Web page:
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On Government Co-opting the Arts

It’s a curious phenomenon that, historically, the arts have flourished during recessions and withered during economic booms. The reason for this, in my view, is that during economic downturns widespread dissatisfaction results in an upswing in artistic expression, be it through art, literature, drama, whatever. And the audiences for this groundswell of expression increases too; … Continue reading

Book Review: Harsh Oases by Paul Di Filippo

Harsh Oases is Paul Di Filippo’s thirteenth collection of short stories, an indication that he is most certainly a devotee of the short form. What is striking about Di Filippo as a writer, as evidenced in previous collections, is his range, both in terms of style and subject matter. Previous collections have demonstrated a multitude … Continue reading

Editing As You Go: Why You Shouldn’t

There’s a minor character in Albert Camus’ brilliant novel The Plague who spends years and years agonising over the structure and wording of the opening sentence of a novel he plans to write. He’s torn between a multitude of variations of the sentence, convinced that if he can just get that one sentence right the … Continue reading

New Story Published in Transtories

Hot off the presses is a new science fiction and fantasy anthology called Transtories, which features a story of mine called ‘Transthermal’. Set in a future Mozambique where it’s capital city, Maputo, is permanently submerged by flooding and people live in gigantic barges on streets that are now canals, it tells the story of a … Continue reading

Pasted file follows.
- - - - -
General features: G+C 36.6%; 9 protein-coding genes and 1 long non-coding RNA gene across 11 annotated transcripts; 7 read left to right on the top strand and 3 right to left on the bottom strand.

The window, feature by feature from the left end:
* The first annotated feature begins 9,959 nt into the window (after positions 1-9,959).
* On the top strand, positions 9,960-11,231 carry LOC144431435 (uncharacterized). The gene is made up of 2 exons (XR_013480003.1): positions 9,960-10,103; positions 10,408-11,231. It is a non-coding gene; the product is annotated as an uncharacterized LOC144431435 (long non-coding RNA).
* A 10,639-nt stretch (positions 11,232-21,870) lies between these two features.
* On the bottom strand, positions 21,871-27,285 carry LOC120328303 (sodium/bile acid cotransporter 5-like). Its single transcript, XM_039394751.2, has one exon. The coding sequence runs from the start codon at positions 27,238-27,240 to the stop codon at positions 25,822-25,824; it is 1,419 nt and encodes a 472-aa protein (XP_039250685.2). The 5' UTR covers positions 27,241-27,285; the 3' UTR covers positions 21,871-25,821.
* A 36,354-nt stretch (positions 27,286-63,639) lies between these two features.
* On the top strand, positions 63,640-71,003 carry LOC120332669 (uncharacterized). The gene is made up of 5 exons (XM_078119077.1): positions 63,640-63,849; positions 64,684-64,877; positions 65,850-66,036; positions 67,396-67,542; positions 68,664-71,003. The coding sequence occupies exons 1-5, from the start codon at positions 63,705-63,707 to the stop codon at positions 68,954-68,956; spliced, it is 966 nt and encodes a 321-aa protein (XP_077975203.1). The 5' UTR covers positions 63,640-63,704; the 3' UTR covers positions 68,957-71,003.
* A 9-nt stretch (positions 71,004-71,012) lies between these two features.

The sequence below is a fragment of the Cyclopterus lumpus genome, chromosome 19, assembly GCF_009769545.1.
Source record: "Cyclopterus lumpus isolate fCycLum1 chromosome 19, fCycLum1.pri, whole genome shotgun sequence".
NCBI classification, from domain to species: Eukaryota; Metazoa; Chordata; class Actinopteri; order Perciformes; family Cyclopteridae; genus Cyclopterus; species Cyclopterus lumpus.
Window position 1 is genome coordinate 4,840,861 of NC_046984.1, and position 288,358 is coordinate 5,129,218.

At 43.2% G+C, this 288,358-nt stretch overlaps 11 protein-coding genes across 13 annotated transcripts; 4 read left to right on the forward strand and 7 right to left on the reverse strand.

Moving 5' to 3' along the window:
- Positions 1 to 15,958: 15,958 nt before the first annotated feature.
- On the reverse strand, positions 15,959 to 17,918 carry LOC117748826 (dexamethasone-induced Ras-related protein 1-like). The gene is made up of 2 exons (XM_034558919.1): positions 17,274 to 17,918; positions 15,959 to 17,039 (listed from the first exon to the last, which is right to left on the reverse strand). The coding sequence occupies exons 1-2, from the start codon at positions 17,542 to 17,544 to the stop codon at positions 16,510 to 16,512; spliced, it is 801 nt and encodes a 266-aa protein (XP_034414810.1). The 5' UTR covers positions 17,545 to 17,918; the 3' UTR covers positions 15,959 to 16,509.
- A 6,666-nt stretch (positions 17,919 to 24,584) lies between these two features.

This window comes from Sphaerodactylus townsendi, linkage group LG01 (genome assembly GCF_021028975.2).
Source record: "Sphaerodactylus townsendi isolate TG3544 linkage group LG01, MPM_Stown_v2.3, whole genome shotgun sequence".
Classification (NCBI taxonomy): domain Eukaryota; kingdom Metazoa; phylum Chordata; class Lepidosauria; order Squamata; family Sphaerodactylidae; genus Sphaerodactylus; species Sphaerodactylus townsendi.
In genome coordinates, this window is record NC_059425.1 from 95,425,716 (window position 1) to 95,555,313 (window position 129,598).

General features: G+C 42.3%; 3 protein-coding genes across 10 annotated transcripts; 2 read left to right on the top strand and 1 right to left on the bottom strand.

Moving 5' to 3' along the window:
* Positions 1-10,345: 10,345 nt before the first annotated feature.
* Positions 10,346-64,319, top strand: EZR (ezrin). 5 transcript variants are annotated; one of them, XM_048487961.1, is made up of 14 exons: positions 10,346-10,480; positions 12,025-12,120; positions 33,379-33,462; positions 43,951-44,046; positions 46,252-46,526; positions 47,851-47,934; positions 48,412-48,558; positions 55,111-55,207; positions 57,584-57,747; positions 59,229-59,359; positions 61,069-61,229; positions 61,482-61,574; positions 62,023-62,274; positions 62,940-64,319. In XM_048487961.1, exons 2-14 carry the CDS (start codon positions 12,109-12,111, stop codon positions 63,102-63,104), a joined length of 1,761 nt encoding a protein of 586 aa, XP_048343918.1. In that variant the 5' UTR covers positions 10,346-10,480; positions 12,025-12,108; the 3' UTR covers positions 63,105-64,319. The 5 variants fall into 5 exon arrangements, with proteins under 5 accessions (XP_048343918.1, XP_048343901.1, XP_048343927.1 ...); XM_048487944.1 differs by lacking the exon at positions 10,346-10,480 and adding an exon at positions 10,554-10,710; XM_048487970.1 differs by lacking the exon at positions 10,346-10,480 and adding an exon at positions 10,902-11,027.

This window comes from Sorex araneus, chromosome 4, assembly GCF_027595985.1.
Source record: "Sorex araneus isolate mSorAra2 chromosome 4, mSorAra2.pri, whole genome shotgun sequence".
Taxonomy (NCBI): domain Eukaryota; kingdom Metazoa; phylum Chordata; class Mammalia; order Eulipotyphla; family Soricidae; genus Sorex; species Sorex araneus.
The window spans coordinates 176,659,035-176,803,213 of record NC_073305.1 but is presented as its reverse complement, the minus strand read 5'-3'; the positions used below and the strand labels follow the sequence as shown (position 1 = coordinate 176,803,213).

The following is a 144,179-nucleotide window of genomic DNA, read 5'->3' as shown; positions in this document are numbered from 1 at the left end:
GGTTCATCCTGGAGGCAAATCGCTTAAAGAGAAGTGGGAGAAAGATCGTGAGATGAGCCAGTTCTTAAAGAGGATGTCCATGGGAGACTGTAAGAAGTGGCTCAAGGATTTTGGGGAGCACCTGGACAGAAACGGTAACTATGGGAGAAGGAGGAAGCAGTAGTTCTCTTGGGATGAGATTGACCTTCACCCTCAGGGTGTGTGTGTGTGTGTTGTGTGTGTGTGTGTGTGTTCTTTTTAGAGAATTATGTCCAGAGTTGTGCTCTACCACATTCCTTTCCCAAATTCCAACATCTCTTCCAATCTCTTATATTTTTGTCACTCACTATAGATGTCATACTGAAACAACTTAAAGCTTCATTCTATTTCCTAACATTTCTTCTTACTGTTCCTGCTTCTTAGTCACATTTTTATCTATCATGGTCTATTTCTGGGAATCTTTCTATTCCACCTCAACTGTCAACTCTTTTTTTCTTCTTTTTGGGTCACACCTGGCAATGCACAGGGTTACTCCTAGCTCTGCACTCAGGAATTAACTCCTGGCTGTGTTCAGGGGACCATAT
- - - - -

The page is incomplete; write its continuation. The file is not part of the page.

Launch of Box of Delights

I’m delighted to announce the launch of a new original horror anthology edited by myself called Box of Delights and published by Aeon Press. It features fiction by Mike Resnick, Kristine Kathryn Rusch, Steve Rasnic Tem, Don D’Ammassa and a host of others. Following a successful Irish launch at Octocon in Dublin on the 15th … Continue reading

Whither My Celtic Heritage?

I’m fully aware that Ireland’s Celtic heritage is largely the invention of WB Yeats and his buddies; that the concept of a coherent and consistent Irish cultural identity was not a part of the Irish public consciousness before the advent of the 20th Century. But I’ve always been perfectly happy to buy into the idea, … Continue reading